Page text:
Richard Dutrow, Jr. had quite a weekend.
On Friday, he was granted a stay of the 10-year-suspension handed to him by the New York State Racing and Wagering Board in October; according to Thoroughbred Times, the stay is granted “until the appeal of the board’s decision process is resolved.”
On Saturday, Dutrow went three-for-three at Aqueduct. Bud White won the first, Launch N Relaunch won the third, and the ironically named Redeemed won the Grade 3 Discovery.
On Sunday, Dutrow won both races in which he was entered. Groomedforvictory won the Adirondack Holme Stakes and Head Heart Hoof won the eighth.
“Good day, babe,” he said in the winner’s circle after the Discovery. What, I wonder, did he say Sunday afternoon, after sweeping his entries at the Big A? “Excellent weekend, babe”?
As of Sunday night, Dutrow has started 25 horses at the current Aqueduct meet, winning with 13. He’s got five seconds and two thirds. That’s a whopping 80% of his starters running in the top three.
Unsurprisingly, Dutrow’s recent record has elicited no small measure of local commentary. Grudging admiration for his horses’ success; speculation that with the suspension looming, he’s throwing everything he’s got at his horses to win; speculation that with the suspension looming, he’s got to be clean because he’s got too many eyes on him.
I’m a law-and-order kind of woman, a big believer in rules for the benefit of communities and individuals, and a rule-follower. I was a dean for eight years, and a big part of my job was writing and enforcing disciplinary procedures.
In eight years of meting out consequences, I learned that teenagers can deal with pretty much anything as long as they feel like they are being dealt with fairly. If the rules are clearly articulated, if they are obviously in the wrong, if their consequences are in line with other students who have committed similar infractions…well, they might not like what’s happening, but they can understand and deal with it. I learned a lot – and continue to learn – from them about the importance of fairness.
I know that high school infractions aren’t in the same league as racing violations. I know that adults should be held to a higher standard than teenagers. But I can’t help thinking that there’s a measure of unfairness in the way that Dutrow has been treated over the last six months.
Does he deserve consequences for his repeated infractions? Oh, yeah. Should his history of infractions be considered when consequences are determined? Oh, yeah. Should he be singled out and used as an example? No.
In 2007, Kentucky suspended the training license of Patrick Biancone for a year after cobra venom was found in his barn; the Daily Racing Form, in reporting on the suspension, noted that Biancone had had two medication violations the previous month. (Because Biancone dropped his appeal, he was suspended for six months and prohibited from seeking a trainer’s license for an additional six months (DRF)). In 1999, Biancone had been suspended for ten months by the Hong Kong Jockey Club.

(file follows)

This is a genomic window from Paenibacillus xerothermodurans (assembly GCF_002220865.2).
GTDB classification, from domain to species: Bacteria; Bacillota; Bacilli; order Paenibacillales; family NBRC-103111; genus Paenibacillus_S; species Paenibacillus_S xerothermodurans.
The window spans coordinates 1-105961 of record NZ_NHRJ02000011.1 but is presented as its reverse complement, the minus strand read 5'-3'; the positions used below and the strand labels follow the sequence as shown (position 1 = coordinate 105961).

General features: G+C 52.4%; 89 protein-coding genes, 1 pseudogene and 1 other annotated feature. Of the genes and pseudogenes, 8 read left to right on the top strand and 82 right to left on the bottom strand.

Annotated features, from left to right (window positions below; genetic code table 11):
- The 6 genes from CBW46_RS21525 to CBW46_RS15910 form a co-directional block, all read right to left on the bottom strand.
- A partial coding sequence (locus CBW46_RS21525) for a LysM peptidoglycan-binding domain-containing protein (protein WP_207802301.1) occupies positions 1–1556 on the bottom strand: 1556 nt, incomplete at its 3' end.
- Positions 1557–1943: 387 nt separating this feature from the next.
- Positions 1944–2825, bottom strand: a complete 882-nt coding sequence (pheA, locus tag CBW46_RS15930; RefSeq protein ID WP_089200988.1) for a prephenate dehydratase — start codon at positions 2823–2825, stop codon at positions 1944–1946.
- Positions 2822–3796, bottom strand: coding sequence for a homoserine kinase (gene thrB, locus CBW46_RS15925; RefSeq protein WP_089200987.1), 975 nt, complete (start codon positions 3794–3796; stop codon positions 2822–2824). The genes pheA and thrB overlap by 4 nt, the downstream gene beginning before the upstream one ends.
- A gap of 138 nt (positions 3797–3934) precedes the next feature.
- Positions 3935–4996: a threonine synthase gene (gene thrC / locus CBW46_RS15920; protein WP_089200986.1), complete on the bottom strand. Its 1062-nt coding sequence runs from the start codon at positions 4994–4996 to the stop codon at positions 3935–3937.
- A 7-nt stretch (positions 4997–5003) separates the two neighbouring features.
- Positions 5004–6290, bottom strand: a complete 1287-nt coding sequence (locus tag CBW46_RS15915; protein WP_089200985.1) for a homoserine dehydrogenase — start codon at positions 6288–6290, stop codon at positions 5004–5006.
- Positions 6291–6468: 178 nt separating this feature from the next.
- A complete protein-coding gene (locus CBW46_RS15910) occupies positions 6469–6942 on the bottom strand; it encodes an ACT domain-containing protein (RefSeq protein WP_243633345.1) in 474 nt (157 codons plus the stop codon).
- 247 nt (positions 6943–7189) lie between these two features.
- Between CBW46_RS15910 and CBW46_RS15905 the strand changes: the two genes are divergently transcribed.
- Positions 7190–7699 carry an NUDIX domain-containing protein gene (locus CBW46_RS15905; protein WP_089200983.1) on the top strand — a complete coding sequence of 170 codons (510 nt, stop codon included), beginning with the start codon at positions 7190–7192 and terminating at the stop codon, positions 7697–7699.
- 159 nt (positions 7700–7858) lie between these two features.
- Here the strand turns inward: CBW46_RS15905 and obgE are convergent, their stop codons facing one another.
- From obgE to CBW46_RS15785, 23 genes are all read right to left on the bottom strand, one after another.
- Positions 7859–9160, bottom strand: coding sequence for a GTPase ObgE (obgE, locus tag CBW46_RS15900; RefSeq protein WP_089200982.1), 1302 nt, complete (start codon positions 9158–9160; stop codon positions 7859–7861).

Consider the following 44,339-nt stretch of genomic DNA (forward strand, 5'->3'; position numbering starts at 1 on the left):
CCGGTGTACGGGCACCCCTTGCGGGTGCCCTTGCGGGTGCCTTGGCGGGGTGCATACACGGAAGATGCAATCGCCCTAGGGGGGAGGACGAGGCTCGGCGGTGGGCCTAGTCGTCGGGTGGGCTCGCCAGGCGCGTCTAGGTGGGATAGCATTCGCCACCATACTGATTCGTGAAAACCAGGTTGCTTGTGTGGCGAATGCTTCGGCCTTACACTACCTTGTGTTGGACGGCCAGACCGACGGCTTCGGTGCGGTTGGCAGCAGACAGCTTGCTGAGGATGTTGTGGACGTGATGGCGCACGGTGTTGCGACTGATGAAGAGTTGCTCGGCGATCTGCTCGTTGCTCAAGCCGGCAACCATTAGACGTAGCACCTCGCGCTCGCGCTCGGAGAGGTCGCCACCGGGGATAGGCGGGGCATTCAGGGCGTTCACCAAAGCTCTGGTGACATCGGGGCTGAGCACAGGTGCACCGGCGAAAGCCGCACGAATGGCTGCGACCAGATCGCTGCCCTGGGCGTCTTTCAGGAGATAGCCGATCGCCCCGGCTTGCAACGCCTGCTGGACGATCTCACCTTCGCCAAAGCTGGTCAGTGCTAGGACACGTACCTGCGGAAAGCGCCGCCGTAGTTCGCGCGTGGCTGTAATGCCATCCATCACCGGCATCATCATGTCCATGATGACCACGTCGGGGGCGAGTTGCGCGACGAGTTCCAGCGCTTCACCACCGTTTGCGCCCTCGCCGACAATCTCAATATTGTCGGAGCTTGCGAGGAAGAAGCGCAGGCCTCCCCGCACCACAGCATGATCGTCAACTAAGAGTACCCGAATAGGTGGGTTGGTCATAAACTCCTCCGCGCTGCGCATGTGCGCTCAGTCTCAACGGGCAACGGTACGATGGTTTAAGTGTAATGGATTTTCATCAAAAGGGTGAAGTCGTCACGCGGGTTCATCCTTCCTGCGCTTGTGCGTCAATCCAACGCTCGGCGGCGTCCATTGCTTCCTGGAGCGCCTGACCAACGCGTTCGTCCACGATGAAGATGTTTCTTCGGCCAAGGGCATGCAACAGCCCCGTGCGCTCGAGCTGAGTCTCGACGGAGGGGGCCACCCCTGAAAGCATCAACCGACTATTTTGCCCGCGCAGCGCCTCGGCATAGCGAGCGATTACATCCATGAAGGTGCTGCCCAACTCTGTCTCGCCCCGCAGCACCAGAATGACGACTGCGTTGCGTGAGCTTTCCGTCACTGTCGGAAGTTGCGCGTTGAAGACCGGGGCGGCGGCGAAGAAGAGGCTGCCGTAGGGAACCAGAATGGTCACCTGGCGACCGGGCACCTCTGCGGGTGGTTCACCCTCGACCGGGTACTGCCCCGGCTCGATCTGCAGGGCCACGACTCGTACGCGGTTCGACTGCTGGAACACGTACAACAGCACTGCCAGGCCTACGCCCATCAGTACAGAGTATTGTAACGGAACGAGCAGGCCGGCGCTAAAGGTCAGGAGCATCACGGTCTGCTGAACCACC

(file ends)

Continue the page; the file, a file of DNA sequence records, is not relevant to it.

Yet this repeat offender, suspended for having cobra venom in his barn – cobra venom, for heaven’s sake — continues to race here, the State Racing and Wagering Board apparently feeling no compunction about re-issuing him a license when that little mess was all cleared up.
So while I don’t condone any of Dutrow’s infractions, and while I agree with those who say that he deserves serious consequences for them, the stringency with which he alone has been treated, the way that he seems to have been singled out, elicits a measure of sympathy. I should probably be outraged at Dutrow’s winning clip; instead, I watch with a kind of grudging fascination.
I don’t want anyone around horses who’s damaging them, who’s putting them at risk with medication and pain-killers. I don’t want someone in the game who continually flouts the rules. I do want rules enforced fairly and consistently, and I can’t make sense of a system that permits Biancone to race but nails Dutrow for 10 years.
Dutrow’s going to be able to keep training for a while, and it’s hard not to imagine that a lot of regulatory eyes are on him. A smart man would take this stay as a chance to begin to, yes, redeem himself and act unimpeachably, not only because it would benefit him and his appeal, but because it’s the right thing to do for the horses and for the sport.
Have at it, babe.
Related: In April, Ed Martin of the Association of Racetrack Commissioners International talked with me about his recommendation to review Dutrow’s license.